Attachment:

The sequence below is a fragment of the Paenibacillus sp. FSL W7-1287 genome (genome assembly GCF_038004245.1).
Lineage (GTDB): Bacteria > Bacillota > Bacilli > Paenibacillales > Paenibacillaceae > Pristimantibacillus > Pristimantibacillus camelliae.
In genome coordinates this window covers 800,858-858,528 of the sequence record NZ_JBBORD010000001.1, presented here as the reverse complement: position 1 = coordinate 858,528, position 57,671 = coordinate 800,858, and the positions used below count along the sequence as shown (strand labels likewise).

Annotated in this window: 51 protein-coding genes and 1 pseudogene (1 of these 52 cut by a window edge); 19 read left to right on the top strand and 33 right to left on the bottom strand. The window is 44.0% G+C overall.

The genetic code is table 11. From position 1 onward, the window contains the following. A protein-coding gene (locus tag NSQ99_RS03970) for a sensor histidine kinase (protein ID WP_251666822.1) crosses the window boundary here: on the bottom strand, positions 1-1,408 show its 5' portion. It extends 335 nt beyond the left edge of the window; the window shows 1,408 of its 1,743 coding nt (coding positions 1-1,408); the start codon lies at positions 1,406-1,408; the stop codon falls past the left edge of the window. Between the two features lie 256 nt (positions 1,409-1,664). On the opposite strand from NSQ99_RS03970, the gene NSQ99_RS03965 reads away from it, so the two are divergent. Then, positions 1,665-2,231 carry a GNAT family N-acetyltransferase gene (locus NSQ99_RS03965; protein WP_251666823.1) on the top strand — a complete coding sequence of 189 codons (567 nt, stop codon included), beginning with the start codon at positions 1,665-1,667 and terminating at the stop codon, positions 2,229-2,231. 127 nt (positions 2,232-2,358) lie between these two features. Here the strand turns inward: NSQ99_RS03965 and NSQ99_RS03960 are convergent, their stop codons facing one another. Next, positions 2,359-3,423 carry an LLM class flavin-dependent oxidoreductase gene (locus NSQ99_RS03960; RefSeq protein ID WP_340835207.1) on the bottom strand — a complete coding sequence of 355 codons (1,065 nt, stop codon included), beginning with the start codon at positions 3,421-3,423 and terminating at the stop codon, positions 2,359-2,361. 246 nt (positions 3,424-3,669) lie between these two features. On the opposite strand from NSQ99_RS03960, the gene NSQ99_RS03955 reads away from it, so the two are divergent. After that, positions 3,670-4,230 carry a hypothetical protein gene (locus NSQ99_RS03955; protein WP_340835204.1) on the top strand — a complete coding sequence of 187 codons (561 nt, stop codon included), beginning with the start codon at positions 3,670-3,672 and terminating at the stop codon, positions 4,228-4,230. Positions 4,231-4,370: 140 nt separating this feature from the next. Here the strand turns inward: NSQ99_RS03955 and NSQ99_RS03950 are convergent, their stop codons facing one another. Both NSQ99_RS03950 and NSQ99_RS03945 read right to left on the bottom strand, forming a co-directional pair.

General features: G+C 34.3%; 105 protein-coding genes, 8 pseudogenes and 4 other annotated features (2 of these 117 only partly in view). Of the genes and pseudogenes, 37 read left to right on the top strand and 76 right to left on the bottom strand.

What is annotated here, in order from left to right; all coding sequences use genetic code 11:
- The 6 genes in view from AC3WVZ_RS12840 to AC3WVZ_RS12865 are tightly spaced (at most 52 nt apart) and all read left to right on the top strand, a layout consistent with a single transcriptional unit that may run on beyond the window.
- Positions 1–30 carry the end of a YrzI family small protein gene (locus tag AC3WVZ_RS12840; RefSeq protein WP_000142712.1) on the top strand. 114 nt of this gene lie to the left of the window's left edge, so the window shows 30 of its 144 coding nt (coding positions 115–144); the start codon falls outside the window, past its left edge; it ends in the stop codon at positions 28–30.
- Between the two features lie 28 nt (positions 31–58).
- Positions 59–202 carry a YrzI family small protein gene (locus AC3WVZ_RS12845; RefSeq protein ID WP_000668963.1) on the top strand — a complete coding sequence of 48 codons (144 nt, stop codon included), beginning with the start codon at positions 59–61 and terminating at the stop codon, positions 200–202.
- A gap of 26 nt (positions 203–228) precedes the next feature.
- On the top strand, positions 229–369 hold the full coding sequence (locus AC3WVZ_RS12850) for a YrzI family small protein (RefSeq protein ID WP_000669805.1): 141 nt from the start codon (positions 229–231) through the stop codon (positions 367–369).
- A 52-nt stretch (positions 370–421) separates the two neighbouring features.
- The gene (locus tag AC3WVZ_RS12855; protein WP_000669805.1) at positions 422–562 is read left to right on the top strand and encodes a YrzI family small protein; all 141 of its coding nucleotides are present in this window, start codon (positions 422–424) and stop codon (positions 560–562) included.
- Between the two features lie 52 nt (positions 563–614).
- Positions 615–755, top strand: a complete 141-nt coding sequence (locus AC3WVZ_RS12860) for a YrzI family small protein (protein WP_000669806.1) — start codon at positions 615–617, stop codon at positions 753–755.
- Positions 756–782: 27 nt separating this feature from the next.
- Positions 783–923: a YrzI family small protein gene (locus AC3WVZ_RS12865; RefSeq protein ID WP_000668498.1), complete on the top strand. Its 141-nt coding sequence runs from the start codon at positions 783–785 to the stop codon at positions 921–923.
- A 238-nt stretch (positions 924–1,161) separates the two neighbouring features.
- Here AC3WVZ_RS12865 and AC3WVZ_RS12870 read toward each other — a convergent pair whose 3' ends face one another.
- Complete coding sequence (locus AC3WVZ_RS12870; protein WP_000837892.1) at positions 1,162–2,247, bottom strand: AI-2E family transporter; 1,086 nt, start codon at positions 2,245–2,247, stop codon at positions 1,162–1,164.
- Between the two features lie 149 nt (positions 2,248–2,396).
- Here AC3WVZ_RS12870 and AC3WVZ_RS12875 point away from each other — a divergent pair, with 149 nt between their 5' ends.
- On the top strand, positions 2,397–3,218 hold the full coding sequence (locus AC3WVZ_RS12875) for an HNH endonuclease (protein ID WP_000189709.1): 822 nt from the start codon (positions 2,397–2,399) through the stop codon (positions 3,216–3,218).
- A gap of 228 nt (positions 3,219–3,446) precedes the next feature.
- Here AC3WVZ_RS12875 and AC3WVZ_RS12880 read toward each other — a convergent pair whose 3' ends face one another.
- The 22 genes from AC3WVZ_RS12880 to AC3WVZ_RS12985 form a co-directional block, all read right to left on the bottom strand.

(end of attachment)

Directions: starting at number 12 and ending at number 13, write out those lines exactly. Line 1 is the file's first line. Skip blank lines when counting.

- A gap of 26 nt (positions 203–228) precedes the next feature.
- On the top strand, positions 229–369 hold the full coding sequence (locus AC3WVZ_RS12850) for a YrzI family small protein (RefSeq protein ID WP_000669805.1): 141 nt from the start codon (positions 229–231) through the stop codon (positions 367–369).